Halstan takes Canon cut-sheet inkjet
Published: 4 May 2021 | No comments yet
The VarioPrint iX3200 adds more stock choices to Halstan's inkjet armoury
Halstan, an international fourth- generation family printing business with a history in sheet music and now books, has purchased a Canon VarioPrint iX3200 to support its high quality colour book production capabilities.
Founded in 1919, the business is headquartered at Amersham in Buckinghamshire but also has offices in Mainz, Germany, and New York city. Having made its name in sheet music printing, it now also produces a range of books, including educational titles and notebooks.
The company has previously invested in Canon ImagePress and VarioPrint Titan monochrome dry toner presses, and added a VarioPrint i300 cut-sheet colour inkjet in 2019, which is credited with improving efficiency and attracting business from a range of new customers. The addition of the iX3200, launched in April 2020, brings the ability to print on a range of standard offset coated and uncoated and textured media, which will expand the range of products Halstan can offer its customers.
Rupert Smith, CEO of Halstan, commented, ‘We strongly believe in developing partnerships with our customers, and finding the best solutions for them. Canon very much backs this ethos, and truly understands the goals we have as a business. The latest purchase will provide us with the additional capacity we need to grow our offering further. And, the print quality and stock diversity of the new system will take Halstan into new markets – a proposition I’m really excited by.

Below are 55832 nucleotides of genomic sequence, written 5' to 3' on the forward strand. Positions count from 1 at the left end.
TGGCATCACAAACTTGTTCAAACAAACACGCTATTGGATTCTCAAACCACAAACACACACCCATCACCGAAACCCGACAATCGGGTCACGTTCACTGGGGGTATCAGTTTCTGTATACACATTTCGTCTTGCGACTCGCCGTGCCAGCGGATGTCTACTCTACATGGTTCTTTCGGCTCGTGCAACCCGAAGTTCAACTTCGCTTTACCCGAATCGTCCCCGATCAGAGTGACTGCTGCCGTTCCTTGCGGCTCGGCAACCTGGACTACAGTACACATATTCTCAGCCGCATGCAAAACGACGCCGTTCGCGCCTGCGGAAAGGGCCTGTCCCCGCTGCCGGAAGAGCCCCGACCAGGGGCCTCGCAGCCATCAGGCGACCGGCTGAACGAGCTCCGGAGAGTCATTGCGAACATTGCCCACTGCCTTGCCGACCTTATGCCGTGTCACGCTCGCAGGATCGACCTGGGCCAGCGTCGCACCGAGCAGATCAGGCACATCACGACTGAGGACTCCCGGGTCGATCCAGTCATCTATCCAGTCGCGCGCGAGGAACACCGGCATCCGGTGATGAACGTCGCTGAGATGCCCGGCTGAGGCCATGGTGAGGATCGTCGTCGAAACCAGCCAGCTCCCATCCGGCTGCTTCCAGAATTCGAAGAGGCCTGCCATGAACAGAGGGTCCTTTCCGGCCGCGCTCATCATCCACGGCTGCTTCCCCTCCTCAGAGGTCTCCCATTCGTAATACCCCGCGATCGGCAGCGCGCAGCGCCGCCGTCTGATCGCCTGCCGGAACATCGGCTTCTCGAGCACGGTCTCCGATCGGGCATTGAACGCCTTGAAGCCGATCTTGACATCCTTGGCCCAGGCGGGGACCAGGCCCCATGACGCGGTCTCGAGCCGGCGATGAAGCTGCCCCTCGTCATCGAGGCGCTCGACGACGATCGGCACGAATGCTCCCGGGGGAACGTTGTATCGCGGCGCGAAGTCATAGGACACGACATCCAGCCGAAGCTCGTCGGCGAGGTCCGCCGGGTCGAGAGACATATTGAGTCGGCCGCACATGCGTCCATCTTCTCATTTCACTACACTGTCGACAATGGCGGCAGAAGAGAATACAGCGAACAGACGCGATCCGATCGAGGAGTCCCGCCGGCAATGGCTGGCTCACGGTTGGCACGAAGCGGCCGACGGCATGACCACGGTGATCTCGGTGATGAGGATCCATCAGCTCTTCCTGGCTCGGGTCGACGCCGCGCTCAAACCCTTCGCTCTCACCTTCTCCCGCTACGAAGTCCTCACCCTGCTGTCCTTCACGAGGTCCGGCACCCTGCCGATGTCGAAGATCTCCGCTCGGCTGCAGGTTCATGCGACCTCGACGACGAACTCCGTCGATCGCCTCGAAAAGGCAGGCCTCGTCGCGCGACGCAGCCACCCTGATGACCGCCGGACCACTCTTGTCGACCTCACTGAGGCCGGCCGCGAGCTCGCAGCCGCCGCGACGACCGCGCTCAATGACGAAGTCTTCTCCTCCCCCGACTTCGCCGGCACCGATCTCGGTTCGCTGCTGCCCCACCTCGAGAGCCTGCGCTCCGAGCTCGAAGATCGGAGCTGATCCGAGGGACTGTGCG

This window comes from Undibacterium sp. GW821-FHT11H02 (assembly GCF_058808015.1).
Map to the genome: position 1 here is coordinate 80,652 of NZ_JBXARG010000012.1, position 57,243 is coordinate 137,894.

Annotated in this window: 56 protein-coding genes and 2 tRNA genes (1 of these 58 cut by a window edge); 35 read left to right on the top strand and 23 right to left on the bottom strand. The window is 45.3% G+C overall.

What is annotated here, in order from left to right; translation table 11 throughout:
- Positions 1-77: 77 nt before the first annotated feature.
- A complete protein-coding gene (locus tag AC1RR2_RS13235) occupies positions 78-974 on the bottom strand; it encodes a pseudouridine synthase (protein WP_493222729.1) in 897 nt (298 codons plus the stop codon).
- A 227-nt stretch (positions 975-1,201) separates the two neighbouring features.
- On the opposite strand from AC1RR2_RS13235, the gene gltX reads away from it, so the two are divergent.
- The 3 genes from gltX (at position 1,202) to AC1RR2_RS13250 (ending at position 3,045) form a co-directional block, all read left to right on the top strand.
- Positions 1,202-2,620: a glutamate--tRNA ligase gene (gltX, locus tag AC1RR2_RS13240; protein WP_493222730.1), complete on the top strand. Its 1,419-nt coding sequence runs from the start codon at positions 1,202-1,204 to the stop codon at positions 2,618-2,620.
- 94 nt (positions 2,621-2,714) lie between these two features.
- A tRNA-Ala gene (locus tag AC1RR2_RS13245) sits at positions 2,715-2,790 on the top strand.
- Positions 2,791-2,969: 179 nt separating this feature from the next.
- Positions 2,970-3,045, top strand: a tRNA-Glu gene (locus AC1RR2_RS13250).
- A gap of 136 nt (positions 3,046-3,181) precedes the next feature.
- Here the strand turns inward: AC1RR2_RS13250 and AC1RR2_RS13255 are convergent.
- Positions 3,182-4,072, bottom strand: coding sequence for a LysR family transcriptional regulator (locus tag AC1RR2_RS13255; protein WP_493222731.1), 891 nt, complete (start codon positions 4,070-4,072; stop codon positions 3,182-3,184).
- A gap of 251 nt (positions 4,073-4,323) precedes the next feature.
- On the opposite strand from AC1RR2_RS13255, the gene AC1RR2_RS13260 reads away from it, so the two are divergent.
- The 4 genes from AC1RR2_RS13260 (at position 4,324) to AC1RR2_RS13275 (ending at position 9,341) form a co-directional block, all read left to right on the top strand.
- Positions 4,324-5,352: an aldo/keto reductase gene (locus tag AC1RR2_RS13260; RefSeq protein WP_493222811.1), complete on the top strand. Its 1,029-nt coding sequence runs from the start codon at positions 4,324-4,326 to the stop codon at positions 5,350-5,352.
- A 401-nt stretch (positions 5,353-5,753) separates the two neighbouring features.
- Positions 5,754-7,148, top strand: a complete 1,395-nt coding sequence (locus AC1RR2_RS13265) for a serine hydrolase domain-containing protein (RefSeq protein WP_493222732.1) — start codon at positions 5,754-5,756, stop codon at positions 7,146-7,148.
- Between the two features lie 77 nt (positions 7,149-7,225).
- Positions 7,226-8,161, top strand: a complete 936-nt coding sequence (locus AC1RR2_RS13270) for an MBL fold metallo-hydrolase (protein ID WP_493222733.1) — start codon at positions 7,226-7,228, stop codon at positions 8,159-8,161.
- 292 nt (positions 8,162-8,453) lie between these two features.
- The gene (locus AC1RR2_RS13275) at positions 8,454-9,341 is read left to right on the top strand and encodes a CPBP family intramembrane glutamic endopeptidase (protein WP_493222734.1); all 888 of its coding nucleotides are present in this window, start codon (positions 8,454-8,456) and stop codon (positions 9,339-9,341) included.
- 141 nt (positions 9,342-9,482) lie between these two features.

‘There are constant demands from the market for shorter print runs and quicker turnarounds. This purchase, combined with new investments in our bindery, mean that we will be able to produce the highest quality colour perfect bound, thread-sewn, ota-bound and saddle-wired products in short runs. This will all be driven by automated workflow solutions, which can be linked through to our client’s own ordering systems. This is not only helping them to de-stock, but also to generate efficiencies through the automation of print purchasing operations.’